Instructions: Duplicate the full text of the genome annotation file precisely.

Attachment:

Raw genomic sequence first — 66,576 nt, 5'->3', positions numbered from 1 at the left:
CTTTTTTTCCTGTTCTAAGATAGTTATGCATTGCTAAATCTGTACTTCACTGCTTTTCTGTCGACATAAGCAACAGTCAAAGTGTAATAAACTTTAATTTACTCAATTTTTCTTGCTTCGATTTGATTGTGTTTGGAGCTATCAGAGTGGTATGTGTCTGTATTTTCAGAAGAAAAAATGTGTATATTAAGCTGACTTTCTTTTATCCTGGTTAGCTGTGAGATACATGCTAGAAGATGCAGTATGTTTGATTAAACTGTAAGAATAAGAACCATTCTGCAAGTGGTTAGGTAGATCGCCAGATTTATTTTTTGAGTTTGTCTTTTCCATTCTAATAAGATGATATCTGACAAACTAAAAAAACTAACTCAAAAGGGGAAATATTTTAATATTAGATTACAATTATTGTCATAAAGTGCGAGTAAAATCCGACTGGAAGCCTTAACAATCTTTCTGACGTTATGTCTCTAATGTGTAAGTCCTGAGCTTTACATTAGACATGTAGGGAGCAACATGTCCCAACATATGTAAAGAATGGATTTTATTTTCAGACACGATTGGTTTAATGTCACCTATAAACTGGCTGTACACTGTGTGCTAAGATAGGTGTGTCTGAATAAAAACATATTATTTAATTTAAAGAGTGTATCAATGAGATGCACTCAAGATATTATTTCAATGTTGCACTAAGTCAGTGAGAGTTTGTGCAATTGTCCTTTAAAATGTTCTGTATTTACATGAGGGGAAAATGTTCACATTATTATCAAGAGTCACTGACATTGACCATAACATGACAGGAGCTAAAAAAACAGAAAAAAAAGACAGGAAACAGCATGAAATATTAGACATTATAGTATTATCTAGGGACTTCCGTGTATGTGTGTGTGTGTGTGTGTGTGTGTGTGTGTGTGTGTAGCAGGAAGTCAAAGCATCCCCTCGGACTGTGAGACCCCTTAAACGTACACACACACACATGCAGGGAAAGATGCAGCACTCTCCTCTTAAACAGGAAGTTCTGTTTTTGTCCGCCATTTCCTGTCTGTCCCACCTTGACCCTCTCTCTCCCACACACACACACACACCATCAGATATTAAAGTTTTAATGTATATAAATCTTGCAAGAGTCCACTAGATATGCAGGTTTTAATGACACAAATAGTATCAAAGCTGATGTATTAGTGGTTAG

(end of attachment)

Raw genomic sequence first — 66,576 nt, 5'->3', positions numbered from 1 at the left:
CTTTTTTTCCTGTTCTAAGATAGTTATGCATTGCTAAATCTGTACTTCACTGCTTTTCTGTCGACATAAGCAACAGTCAAAGTGTAATAAACTTTAATTTACTCAATTTTTCTTGCTTCGATTTGATTGTGTTTGGAGCTATCAGAGTGGTATGTGTCTGTATTTTCAGAAGAAAAAATGTGTATATTAAGCTGACTTTCTTTTATCCTGGTTAGCTGTGAGATACATGCTAGAAGATGCAGTATGTTTGATTAAACTGTAAGAATAAGAACCATTCTGCAAGTGGTTAGGTAGATCGCCAGATTTATTTTTTGAGTTTGTCTTTTCCATTCTAATAAGATGATATCTGACAAACTAAAAAAACTAACTCAAAAGGGGAAATATTTTAATATTAGATTACAATTATTGTCATAAAGTGCGAGTAAAATCCGACTGGAAGCCTTAACAATCTTTCTGACGTTATGTCTCTAATGTGTAAGTCCTGAGCTTTACATTAGACATGTAGGGAGCAACATGTCCCAACATATGTAAAGAATGGATTTTATTTTCAGACACGATTGGTTTAATGTCACCTATAAACTGGCTGTACACTGTGTGCTAAGATAGGTGTGTCTGAATAAAAACATATTATTTAATTTAAAGAGTGTATCAATGAGATGCACTCAAGATATTATTTCAATGTTGCACTAAGTCAGTGAGAGTTTGTGCAATTGTCCTTTAAAATGTTCTGTATTTACATGAGGGGAAAATGTTCACATTATTATCAAGAGTCACTGACATTGACCATAACATGACAGGAGCTAAAAAAACAGAAAAAAAAGACAGGAAACAGCATGAAATATTAGACATTATAGTATTATCTAGGGACTTCCGTGTATGTGTGTGTGTGTGTGTGTGTGTGTGTGTGTGTGTGTAGCAGGAAGTCAAAGCATCCCCTCGGACTGTGAGACCCCTTAAACGTACACACACACACATGCAGGGAAAGATGCAGCACTCTCCTCTTAAACAGGAAGTTCTGTTTTTGTCCGCCATTTCCTGTCTGTCCCACCTTGACCCTCTCTCTCCCACACACACACACACACCATCAGATATTAAAGTTTTAATGTATATAAATCTTGCAAGAGTCCACTAGATATGCAGGTTTTAATGACACAAATAGTATCAAAGCTGATGTATTAGTGGTTAG